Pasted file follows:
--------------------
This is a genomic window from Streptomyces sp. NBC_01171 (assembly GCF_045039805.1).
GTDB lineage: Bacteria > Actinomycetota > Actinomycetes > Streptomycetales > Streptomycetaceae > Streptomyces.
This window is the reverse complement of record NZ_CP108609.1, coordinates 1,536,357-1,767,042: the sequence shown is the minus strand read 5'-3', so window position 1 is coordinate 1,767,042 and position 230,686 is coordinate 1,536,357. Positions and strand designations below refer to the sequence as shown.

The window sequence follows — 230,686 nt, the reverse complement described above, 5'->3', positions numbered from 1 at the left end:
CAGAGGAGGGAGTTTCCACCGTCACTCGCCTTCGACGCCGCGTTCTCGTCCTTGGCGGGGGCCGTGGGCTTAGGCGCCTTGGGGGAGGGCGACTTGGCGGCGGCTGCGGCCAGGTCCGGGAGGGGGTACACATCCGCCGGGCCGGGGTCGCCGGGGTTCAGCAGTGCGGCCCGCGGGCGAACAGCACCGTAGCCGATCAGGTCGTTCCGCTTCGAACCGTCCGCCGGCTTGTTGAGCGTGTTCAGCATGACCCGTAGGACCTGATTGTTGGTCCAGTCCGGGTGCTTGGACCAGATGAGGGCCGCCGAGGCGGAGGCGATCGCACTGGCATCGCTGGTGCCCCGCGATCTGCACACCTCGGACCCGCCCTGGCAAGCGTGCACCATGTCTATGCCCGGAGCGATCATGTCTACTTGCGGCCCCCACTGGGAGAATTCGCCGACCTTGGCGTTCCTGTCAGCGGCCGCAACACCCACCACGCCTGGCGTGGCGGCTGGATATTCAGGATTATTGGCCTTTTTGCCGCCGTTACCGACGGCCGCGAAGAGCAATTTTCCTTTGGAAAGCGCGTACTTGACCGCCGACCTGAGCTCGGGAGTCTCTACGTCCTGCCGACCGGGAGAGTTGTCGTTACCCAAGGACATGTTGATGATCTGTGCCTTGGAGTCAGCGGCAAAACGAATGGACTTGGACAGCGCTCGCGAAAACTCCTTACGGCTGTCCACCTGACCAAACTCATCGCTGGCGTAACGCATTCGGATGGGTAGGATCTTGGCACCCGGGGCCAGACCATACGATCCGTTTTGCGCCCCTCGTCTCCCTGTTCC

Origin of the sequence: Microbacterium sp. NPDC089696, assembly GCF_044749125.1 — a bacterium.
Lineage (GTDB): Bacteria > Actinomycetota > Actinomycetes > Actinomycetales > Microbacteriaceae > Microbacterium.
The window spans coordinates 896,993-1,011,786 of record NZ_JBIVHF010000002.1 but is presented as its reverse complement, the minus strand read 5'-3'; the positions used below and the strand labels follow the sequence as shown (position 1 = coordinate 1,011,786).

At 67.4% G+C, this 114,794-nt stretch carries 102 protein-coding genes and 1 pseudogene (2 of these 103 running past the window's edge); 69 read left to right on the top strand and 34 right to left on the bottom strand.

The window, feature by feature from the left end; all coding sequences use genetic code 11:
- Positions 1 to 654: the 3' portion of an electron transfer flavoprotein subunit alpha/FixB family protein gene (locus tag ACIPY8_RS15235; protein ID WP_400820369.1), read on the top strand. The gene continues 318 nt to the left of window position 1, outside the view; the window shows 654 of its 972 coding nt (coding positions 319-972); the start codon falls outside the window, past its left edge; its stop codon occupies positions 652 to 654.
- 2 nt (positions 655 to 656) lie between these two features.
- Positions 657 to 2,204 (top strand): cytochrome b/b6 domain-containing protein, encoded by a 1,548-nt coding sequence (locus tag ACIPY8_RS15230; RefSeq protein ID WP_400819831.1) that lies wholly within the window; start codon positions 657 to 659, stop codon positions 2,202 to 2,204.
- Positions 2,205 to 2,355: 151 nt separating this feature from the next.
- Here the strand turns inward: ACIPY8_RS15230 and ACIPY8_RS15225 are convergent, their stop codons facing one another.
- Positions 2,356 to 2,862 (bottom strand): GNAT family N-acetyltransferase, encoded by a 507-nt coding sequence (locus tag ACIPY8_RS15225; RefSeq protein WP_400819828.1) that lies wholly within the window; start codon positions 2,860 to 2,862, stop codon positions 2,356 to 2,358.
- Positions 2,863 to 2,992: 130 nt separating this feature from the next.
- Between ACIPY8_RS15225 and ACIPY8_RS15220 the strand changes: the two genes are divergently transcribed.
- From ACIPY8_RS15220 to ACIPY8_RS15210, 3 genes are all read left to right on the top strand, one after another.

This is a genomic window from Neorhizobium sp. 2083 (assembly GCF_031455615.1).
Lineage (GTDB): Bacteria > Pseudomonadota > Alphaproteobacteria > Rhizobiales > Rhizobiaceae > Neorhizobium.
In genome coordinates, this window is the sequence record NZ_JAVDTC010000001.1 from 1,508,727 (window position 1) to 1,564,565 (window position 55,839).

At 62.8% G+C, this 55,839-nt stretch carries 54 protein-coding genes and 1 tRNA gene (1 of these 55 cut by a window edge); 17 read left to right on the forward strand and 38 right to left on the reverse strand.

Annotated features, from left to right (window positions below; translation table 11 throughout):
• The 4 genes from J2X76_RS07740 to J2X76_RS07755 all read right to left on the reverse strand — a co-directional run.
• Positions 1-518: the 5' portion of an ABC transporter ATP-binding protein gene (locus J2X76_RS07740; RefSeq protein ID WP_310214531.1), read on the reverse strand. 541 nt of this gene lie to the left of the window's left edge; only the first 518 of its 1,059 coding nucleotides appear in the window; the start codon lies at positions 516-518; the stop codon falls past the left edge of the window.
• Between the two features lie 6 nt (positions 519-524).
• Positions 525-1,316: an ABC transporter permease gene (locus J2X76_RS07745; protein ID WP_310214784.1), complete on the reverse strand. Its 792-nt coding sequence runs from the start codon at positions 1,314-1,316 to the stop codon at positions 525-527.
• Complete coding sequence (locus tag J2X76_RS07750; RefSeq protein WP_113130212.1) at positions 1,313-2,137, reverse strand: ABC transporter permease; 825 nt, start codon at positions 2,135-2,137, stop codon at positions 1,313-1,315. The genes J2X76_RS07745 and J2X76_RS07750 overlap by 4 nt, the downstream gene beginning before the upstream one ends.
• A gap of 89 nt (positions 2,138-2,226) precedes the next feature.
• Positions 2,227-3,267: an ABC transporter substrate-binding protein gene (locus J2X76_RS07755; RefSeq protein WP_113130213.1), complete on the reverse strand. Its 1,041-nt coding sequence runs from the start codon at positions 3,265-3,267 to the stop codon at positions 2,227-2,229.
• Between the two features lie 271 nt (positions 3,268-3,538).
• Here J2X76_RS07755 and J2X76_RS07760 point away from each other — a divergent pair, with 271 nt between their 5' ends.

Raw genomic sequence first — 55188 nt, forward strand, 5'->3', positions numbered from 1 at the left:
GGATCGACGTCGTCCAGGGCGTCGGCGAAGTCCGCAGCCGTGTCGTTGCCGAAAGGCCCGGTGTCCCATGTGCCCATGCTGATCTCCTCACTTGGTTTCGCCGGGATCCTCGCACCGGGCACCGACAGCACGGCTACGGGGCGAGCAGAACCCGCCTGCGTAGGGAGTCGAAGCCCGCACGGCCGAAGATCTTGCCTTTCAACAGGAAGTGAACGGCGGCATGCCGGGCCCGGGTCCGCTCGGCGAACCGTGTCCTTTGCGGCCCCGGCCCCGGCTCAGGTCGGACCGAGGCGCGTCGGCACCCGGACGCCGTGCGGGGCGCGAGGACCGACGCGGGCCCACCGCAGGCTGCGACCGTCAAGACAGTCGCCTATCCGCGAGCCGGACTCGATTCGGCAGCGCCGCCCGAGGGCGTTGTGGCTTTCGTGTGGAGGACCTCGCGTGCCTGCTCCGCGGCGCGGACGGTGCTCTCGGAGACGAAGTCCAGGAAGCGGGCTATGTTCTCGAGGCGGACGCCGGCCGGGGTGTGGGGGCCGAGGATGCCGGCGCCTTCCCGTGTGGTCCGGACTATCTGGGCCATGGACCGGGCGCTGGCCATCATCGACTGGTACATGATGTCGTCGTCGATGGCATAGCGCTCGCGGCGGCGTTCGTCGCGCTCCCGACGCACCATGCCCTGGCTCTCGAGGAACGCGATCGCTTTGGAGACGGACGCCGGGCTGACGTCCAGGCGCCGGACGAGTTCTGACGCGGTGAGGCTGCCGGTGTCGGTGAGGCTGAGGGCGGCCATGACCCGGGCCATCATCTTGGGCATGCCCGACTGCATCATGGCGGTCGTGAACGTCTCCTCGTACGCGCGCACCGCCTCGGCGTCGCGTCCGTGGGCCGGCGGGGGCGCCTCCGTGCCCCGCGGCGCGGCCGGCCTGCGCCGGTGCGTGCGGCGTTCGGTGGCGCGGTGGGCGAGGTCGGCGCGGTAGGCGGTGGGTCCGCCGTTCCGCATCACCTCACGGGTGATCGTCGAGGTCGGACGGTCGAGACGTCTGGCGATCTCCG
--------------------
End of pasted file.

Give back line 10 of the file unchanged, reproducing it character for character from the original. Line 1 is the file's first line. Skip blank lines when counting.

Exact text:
The window, feature by feature from the left end; all coding sequences use genetic code 11: